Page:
Returning to the land: Urban gardeners hope to put vacant lots to good use in Homewood

Categories: HELP in the News,Homewood News


Pittsburgh Post-Gazette
August 4, 2017
Jake Flannick

A grass-roots group of gardeners and community activists is turning two overgrown lots in Homewood into an urban farm, seeking to expand access to healthy food and improve the collective well-being of this once-fertile neighborhood.

The group, called the Black Urban Gardeners and Farmers of Pittsburgh Cooperative — or BUGS, for short — is preparing to cultivate the neglected land with all kinds of organic fruits, vegetables and herbs, including peppers, squashes, cabbage, collard greens.

“We’ll always be growing food,” said Dana Harris-Yates, a shaman medicine woman who uses “AL” after her name, a Moorish title indicating “one who mastered psychology and healing.” She is a program manager for the BUGS group and is overseeing the Homewood project.

Tucked along Monticello Street, a residential side street in Homewood North, the two lots stretch over a total of 31,000 square feet. They are about a half-block from Westinghouse High School, where teachers and students created an organic garden this past spring.

In addition to providing food, the land would serve as an outdoor classroom for middle and high school students as well as a space for people to practice meditation, reiki, yoga and the like.

“It’s very purposeful,” Ms. Harris-Yates said, describing the future site as a “meeting place and a safe space.”

It would also include a labyrinth and a healing garden yielding medicinal herbs, including ones used to ease mental health problems such as anxiety and depression. Research suggests that gardening, and even the presence of green space, can have positive physiological and psychological effects.

“We know our community has experienced a lot of trauma,” said Ms. Harris-Yates, who grew up in Homewood. An herbalist and an energy healer with a background in Western psychology, she has created a therapeutic farming program for children that is intended to deepen their relationship with the natural world. “This will help heal the children,” she said.

The group bought the long-vacant lots from the city last year. They are being tilled and weeded, and a groundbreaking ceremony is expected to take place next month, Ms. Harris-Yates said.

In October, the group plans to begin sowing seed and building movable greenhouses, or hoop houses, that would grow food year-round.

The project is being sponsored by a number of institutions and organizations, including Chatham University, Grow Pittsburgh and Phipps Conservatory and Botanical Gardens. Residents have appeared receptive, Ms. Harris-Yates said. She noted that some youngsters have shown interest, asking: “When are we going to start growing food?”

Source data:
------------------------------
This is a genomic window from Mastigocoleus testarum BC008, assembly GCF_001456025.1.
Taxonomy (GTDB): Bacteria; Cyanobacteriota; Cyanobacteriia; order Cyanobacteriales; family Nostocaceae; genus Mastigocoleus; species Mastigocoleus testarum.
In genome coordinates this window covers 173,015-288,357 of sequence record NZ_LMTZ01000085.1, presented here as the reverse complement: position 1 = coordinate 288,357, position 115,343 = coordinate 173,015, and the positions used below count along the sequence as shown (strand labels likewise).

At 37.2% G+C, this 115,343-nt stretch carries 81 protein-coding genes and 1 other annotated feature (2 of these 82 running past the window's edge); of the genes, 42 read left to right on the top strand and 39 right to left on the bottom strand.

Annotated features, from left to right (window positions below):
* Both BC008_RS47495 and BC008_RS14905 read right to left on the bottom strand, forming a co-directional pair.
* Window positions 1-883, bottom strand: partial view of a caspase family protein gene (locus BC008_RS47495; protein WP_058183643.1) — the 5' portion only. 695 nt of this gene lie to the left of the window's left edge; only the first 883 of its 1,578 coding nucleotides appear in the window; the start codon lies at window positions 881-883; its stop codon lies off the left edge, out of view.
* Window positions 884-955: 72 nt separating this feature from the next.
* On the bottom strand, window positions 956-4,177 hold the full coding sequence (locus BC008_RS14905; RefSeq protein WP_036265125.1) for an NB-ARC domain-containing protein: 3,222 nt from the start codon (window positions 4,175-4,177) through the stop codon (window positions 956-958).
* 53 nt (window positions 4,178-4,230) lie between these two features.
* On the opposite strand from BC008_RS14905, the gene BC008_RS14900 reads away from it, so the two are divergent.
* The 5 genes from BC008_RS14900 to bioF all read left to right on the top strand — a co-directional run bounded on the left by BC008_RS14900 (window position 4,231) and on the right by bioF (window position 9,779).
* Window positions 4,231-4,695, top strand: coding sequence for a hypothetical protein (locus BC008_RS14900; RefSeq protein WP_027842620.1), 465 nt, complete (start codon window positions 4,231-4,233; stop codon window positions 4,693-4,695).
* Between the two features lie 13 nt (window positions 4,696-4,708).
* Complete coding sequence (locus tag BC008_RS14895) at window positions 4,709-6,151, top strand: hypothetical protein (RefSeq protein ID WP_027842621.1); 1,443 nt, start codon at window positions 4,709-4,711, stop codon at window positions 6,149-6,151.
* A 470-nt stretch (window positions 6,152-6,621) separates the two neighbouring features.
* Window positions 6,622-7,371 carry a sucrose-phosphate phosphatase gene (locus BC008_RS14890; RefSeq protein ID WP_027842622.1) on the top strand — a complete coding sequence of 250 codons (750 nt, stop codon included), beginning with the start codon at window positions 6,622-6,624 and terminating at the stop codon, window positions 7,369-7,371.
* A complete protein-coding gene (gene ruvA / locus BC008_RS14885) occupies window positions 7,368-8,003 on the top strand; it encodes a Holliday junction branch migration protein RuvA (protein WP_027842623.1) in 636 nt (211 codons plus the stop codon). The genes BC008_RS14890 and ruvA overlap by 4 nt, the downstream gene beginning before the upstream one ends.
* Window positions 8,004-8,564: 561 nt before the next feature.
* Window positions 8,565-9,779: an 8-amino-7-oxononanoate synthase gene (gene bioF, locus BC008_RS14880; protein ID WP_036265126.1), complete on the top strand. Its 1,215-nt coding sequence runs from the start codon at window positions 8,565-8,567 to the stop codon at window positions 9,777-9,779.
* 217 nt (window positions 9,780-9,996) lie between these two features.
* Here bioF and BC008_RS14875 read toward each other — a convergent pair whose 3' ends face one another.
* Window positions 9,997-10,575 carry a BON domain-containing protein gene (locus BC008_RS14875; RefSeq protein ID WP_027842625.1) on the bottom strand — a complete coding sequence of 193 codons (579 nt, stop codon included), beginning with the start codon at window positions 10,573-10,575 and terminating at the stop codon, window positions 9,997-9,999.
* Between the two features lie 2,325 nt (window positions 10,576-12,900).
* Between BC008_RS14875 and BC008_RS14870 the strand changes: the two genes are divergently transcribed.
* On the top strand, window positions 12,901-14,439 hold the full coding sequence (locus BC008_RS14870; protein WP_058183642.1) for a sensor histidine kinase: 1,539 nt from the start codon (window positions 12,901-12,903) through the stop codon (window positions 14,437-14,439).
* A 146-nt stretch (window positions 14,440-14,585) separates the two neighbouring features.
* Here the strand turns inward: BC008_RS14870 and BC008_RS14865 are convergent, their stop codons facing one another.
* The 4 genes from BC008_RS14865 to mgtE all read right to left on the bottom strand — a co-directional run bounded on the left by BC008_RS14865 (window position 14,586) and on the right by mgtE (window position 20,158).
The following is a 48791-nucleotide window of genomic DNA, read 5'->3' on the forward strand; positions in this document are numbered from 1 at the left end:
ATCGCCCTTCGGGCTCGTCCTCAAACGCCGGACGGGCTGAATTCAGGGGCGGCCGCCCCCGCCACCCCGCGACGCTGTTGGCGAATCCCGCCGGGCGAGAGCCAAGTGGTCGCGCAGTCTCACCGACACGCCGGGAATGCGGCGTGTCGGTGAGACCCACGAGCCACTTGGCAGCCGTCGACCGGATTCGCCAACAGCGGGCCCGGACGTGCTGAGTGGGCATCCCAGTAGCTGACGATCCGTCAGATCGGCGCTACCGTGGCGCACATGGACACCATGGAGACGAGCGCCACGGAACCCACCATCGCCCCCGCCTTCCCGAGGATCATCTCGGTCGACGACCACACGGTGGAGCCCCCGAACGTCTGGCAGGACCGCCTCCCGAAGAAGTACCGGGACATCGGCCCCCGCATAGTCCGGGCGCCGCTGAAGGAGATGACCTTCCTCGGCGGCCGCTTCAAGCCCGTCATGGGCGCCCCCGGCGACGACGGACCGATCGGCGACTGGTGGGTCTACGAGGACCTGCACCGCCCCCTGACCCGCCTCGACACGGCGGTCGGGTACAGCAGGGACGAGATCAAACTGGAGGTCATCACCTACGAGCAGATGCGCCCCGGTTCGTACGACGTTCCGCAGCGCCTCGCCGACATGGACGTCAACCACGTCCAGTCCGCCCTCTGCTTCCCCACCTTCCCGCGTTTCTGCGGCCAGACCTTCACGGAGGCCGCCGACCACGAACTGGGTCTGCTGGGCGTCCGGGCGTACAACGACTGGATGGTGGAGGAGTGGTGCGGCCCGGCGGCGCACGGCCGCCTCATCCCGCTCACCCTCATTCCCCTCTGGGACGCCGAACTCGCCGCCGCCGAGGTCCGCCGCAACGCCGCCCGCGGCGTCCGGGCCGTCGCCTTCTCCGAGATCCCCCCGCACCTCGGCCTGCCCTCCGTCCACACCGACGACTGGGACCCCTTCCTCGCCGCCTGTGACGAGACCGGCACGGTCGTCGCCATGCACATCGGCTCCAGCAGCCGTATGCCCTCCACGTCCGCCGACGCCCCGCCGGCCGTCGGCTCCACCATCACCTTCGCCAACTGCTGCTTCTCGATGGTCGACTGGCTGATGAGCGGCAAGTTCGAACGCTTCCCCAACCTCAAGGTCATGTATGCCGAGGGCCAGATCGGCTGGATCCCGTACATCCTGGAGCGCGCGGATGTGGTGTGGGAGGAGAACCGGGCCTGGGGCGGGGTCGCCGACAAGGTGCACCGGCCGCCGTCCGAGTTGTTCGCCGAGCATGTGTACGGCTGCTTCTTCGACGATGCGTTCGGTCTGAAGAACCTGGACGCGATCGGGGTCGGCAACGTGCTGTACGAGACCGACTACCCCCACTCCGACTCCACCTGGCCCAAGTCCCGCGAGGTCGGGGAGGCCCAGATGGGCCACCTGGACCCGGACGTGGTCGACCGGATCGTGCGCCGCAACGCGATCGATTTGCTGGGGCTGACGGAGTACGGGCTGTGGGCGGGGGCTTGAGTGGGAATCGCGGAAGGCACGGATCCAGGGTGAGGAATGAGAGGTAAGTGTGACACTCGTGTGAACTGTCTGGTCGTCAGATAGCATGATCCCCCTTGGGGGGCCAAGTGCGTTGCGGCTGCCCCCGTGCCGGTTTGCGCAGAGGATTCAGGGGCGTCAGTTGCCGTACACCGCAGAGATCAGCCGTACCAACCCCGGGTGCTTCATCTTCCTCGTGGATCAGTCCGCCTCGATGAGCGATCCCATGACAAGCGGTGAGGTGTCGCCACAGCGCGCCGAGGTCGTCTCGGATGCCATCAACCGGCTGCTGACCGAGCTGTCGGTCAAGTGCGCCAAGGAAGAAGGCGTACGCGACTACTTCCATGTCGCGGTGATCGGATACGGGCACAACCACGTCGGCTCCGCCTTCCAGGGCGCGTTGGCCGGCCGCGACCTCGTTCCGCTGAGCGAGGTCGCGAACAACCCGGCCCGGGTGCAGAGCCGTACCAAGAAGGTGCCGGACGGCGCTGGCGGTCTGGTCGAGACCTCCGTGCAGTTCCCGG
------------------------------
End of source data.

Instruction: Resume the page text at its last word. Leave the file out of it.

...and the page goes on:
Created a couple of years ago, BUGS works to improve quality of life and create economic stability in the black community, promoting urban agriculture and natural healing as integral to such efforts. It comprises a little less than two dozen members around Pittsburgh, including in Larimer and the Hill District.

While all of its members garden, the planned farm is the first such collective undertaking by the group. It organized its first farmers market last year in Homewood.

“Growing your own food, putting your hands in soil, is one of the most revolutionary things you can do,” said Raqueeb Bey, the group’s founder, who runs Grow Pittsburgh’s Garden Resource Center in Larimer. Lending tools and soil amendments to backyard gardeners, the center opened a couple of years ago.

The group also focuses on social justice issues, challenging institutional racism in various sectors, including urban agriculture. “There has been progress with our white counterparts,” she said.

Homewood has one of Pittsburgh’s highest crime and poverty rates, and its streets are rife with blighted and vacant lots. Although it is home to a couple of farm stands, regular access to healthy food is limited. The East End neighborhood is experiencing what Ms. Harris-Yates called a food apartheid; it has no local grocery, only corner stores where wholesome food is scarce.

Nonetheless, efforts to restore the economic and social fabric of the community have taken root, including not only gardening projects but also youth outreach and senior programs.

Next to the entrance of Westinghouse High are 10 raised garden beds fashioned from recycled plastic. They are tended by a handful of teachers and their students.

“Things are looking beautiful there right now,” said Redding Jackson, a garden educator with Grow Pittsburgh. The nonprofit helped create the so-called learning garden, which was replanted last month. “Any time to get outside during the spring is a great joy for students.”

Using land in Homewood for growing food and green space is neither novel nor idealistic. Years ago, fruit trees and gardens abounded here, Ms. Harris-Yates said.

Reviving a more agrarian-minded community, she said, rests largely with younger generations.

“We’ve always grown food,” Ms. Harris-Yates said. “We’re just re-creating what was already there before.”

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